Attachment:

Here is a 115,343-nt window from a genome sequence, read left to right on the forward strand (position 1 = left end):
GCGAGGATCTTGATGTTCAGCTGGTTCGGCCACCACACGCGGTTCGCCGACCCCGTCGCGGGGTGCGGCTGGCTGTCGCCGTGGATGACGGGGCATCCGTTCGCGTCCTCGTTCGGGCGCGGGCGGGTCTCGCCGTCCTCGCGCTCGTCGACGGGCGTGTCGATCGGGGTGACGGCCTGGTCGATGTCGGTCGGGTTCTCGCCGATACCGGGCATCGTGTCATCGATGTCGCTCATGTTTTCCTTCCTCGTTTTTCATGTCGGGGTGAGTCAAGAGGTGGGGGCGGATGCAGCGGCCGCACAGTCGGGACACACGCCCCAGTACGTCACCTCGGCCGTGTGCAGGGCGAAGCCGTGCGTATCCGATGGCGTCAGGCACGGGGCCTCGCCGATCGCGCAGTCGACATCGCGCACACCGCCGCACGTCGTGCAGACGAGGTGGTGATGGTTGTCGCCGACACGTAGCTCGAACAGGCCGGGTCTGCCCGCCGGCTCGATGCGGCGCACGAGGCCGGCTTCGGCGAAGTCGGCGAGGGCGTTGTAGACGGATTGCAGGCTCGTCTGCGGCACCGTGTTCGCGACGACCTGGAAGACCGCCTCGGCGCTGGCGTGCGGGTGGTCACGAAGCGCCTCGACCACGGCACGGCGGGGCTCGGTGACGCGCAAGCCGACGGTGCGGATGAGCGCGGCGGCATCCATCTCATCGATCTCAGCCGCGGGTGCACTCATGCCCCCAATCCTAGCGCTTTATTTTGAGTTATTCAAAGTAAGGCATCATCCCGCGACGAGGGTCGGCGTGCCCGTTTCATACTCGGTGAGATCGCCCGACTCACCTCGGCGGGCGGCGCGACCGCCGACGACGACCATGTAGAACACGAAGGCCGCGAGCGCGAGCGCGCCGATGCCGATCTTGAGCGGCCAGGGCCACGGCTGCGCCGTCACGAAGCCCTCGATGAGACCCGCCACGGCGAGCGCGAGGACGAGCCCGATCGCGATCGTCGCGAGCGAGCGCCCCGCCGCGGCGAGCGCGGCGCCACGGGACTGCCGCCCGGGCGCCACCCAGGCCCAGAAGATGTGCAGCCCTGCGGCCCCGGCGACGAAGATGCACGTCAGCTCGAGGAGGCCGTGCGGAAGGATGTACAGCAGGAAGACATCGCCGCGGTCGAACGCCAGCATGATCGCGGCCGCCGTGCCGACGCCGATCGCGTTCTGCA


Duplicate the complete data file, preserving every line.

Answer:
Here is a 115,343-nt window from a genome sequence, read left to right on the forward strand (position 1 = left end):
GCGAGGATCTTGATGTTCAGCTGGTTCGGCCACCACACGCGGTTCGCCGACCCCGTCGCGGGGTGCGGCTGGCTGTCGCCGTGGATGACGGGGCATCCGTTCGCGTCCTCGTTCGGGCGCGGGCGGGTCTCGCCGTCCTCGCGCTCGTCGACGGGCGTGTCGATCGGGGTGACGGCCTGGTCGATGTCGGTCGGGTTCTCGCCGATACCGGGCATCGTGTCATCGATGTCGCTCATGTTTTCCTTCCTCGTTTTTCATGTCGGGGTGAGTCAAGAGGTGGGGGCGGATGCAGCGGCCGCACAGTCGGGACACACGCCCCAGTACGTCACCTCGGCCGTGTGCAGGGCGAAGCCGTGCGTATCCGATGGCGTCAGGCACGGGGCCTCGCCGATCGCGCAGTCGACATCGCGCACACCGCCGCACGTCGTGCAGACGAGGTGGTGATGGTTGTCGCCGACACGTAGCTCGAACAGGCCGGGTCTGCCCGCCGGCTCGATGCGGCGCACGAGGCCGGCTTCGGCGAAGTCGGCGAGGGCGTTGTAGACGGATTGCAGGCTCGTCTGCGGCACCGTGTTCGCGACGACCTGGAAGACCGCCTCGGCGCTGGCGTGCGGGTGGTCACGAAGCGCCTCGACCACGGCACGGCGGGGCTCGGTGACGCGCAAGCCGACGGTGCGGATGAGCGCGGCGGCATCCATCTCATCGATCTCAGCCGCGGGTGCACTCATGCCCCCAATCCTAGCGCTTTATTTTGAGTTATTCAAAGTAAGGCATCATCCCGCGACGAGGGTCGGCGTGCCCGTTTCATACTCGGTGAGATCGCCCGACTCACCTCGGCGGGCGGCGCGACCGCCGACGACGACCATGTAGAACACGAAGGCCGCGAGCGCGAGCGCGCCGATGCCGATCTTGAGCGGCCAGGGCCACGGCTGCGCCGTCACGAAGCCCTCGATGAGACCCGCCACGGCGAGCGCGAGGACGAGCCCGATCGCGATCGTCGCGAGCGAGCGCCCCGCCGCGGCGAGCGCGGCGCCACGGGACTGCCGCCCGGGCGCCACCCAGGCCCAGAAGATGTGCAGCCCTGCGGCCCCGGCGACGAAGATGCACGTCAGCTCGAGGAGGCCGTGCGGAAGGATGTACAGCAGGAAGACATCGCCGCGGTCGAACGCCAGCATGATCGCGGCCGCCGTGCCGACGCCGATCGCGTTCTGCA